Review by: Christopher Haskell
SEPTEMBER 7, 2018
WARNER BROS. PICTURES
HORROR | MYSTERY | THRILLER
(for terror, violence, and disturbing/bloody images)
“I’m afraid there is something very wrong with this place. “Father Burke (Demián Bichir)
A collective sigh was released in 2014 when it was announced that Warner Bros. would be spinning off stories from its highly acclaimed “Conjuring” series, which at the time had just come off of a $41.9 million domestic opening weekend and a worldwide total of $319.5 million, against a budget of $20 million. Had we loved “The Conjuring?” Yes. Had we wanted more of what made that film so terrifyingly good? Of course. But what no one felt they needed was a spin-off that had no real connection to the original film. It had no James Wan directing, it had no Warrens investigating, all it had was that creepy Annabelle doll we saw a few times in the original film.
From a studio standpoint, I get it. I may not agree with it on a purely viewer level, but I get it. They refused to let such a masterfully designed doll disappear into a single tiny one-off. There was potential to be mined out of that creepy looking doll. Fast-forward a few years and one more “Conjuring” film later and we’re just getting started with these spin-offs. Even more masterfully designed creatures came out of that second film and now we’ve got rumors of a standalone Crooked Man film, plus the latest release of “The Nun.”
One thing that makes “The Conjuring” films so great is the fact that they are so rich with horror content that they can afford for the Nun and Annabelle to be one-offs. They didn’t need to scratch beyond the surface of those elements because they had plenty of other places to take us. And the films ended up better for it. But in that same sense, the standalone films suffer from only being about that one element. They scratch the surface of those elements until they bleed. Sure, it can be entertaining to see how they tie these films back to the main story, but when it’s all said and done, none of these films, including “The Nun,” really need to exist on their own merits alone.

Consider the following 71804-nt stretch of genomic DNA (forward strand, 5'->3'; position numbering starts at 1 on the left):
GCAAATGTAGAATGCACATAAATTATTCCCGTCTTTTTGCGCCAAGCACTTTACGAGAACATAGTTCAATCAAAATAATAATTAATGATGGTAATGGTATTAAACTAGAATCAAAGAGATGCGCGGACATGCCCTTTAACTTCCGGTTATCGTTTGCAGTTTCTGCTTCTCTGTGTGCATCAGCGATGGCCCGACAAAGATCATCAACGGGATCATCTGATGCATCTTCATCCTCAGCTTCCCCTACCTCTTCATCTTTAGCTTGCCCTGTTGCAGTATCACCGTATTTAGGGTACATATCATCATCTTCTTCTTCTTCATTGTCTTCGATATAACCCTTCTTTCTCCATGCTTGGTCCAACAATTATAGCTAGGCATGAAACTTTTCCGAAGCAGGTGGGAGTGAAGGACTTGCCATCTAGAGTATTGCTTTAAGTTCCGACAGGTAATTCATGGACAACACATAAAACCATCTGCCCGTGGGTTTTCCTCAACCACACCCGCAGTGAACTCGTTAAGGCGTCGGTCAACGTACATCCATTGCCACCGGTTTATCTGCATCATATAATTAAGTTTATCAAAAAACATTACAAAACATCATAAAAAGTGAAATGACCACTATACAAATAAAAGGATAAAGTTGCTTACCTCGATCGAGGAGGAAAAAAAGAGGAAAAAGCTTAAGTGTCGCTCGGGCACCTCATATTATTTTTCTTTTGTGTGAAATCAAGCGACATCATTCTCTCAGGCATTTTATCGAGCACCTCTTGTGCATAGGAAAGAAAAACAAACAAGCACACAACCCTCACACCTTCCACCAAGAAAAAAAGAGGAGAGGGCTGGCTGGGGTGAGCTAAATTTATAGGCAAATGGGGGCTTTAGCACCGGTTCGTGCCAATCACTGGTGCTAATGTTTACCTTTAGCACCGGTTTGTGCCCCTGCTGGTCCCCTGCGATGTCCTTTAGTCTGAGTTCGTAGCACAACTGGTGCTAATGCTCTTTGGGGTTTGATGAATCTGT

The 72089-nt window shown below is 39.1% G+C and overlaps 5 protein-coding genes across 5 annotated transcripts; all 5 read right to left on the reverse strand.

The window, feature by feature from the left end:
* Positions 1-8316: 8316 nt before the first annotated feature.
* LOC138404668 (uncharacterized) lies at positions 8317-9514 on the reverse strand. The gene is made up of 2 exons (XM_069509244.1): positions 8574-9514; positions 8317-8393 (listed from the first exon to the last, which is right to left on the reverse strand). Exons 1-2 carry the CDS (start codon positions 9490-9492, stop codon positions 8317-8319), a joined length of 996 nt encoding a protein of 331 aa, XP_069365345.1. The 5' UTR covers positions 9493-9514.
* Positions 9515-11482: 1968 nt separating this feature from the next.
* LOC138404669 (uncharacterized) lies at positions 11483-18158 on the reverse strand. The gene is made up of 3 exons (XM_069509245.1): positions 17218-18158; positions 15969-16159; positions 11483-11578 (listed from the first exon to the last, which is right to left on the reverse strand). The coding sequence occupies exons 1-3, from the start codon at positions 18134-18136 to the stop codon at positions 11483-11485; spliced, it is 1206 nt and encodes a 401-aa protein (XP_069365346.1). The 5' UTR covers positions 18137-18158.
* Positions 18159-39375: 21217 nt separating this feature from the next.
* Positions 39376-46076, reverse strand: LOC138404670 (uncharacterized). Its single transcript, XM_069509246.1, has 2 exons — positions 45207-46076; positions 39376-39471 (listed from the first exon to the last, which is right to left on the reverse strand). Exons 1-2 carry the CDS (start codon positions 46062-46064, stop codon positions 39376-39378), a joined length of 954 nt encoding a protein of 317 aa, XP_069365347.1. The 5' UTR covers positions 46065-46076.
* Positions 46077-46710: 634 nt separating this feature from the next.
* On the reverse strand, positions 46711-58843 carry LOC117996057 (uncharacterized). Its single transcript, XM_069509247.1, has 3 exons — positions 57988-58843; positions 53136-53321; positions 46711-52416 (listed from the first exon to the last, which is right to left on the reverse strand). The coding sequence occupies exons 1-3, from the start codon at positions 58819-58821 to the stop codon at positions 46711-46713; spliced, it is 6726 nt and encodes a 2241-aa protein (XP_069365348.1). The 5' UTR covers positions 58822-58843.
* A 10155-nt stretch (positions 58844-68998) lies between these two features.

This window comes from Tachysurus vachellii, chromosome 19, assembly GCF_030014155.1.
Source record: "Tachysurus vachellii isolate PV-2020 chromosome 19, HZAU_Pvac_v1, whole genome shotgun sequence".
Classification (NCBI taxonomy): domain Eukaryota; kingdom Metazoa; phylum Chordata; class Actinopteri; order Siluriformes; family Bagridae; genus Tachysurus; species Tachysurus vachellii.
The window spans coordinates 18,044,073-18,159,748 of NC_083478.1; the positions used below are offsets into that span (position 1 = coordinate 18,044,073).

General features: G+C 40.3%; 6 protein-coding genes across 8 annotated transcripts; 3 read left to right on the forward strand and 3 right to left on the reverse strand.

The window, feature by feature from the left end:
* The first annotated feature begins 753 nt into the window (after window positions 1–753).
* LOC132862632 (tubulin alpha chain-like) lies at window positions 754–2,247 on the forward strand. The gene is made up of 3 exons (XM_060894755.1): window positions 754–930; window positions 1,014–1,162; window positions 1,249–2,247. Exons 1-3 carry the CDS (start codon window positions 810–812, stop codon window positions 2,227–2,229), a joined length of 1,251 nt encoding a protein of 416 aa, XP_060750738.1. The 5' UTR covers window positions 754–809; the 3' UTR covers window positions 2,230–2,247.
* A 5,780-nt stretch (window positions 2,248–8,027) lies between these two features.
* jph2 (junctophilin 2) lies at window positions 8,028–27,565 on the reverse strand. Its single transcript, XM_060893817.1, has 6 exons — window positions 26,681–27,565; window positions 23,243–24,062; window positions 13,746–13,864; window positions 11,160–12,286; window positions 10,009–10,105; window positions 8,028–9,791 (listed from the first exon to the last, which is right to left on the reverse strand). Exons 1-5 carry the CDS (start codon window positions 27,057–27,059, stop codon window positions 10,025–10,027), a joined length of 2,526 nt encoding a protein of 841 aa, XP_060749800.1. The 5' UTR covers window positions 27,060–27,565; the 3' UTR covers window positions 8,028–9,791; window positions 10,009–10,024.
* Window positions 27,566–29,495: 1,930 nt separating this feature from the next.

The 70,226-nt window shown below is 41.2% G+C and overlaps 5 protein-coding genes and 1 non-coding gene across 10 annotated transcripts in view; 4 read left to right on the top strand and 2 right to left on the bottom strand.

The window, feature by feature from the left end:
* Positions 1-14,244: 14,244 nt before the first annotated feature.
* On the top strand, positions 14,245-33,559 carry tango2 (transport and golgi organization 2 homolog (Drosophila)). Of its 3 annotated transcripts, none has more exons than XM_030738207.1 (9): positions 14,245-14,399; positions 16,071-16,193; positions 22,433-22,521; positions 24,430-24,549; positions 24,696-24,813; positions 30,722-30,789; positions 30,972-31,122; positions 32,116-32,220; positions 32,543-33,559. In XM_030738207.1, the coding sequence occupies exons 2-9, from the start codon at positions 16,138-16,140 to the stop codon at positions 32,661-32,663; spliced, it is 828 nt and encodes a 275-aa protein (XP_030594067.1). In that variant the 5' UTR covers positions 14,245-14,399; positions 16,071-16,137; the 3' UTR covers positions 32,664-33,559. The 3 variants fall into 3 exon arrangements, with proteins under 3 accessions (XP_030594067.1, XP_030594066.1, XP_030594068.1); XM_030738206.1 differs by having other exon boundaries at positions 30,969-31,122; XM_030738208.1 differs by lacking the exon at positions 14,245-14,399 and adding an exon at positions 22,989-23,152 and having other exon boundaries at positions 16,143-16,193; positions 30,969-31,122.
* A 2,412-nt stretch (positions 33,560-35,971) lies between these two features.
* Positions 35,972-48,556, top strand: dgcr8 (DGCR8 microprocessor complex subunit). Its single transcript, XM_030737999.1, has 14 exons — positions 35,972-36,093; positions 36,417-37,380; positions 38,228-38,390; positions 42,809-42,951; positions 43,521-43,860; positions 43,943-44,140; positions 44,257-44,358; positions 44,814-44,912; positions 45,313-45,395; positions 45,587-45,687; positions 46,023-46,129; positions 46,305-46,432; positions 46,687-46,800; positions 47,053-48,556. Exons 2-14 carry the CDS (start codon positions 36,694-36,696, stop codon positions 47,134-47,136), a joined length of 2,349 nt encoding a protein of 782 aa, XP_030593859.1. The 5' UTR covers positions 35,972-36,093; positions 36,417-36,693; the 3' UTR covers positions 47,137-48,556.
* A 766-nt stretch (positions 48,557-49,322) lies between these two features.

As advertised, “The Nun” relies almost entirely on jump scares due to a story that is paper thin. Set in 1952 Romania, a nun is found hanging by the neck from the Cârța Monastery and the Vatican sends Father Burke (Demián Bichir) to investigate whether the land is still holy or not. Alongside, Sister Irene (Taissa Farmiga) accompanies him, a rebellious novitiate on the verge of taking her final vows to become bona fide nun. Once in Romania, they are shown around by the local, nicknamed “Frenchie” (Jonas Bloquet) because of his French-Canadian ties. When they are asked to stay the night by the head nun at the monastery, they must then endure the demon spirit we became acquainted with in “The Conjuring 2,” named Valak.
Having not been particularly familiar with Taissa Farmiga’s work, she was a welcome surprise, commanding the screen with each nervous glance. Her wide eyes and sheepish demeanor offers the perfect canvas for the viewer to project themselves onto. Bichir is commendable as the Father, doing his best to ground the story and make it as believable as possible. However, the real star of the film is the setting, with the aerial views of the monastery and its grounds landing high on the creep factor and doing the heavy lifting in setting the dark natured tone. Had James Wan been around to add his knack for creating tension and terror from inanimate objects and locations, the film as a whole would have been on another level.
With serviceable performances from its leads, an astute attention to the art of the jump scare, and a location that screams “film a horror film here,” the fact that “The Nun” could not bolster a meatier script is disappointing. But that’s not entirely unexpected seeing as these standalone films are not given the same high profile treatment that the namesakes of the “Conjuring” Universe are given. Needless to say, “The Nun” works better than the aforementioned “Annabelle,” dealing with bigger ideas like faith and history, God and the devil, all ideas that are inherently foreboding. However, just because the monastery setting proves to be the scariest portion of the film, I pray that Warner Bros. does not decide to spin-off this location into its own film as well. No one wants to see a film called “The Monastery” next Fall.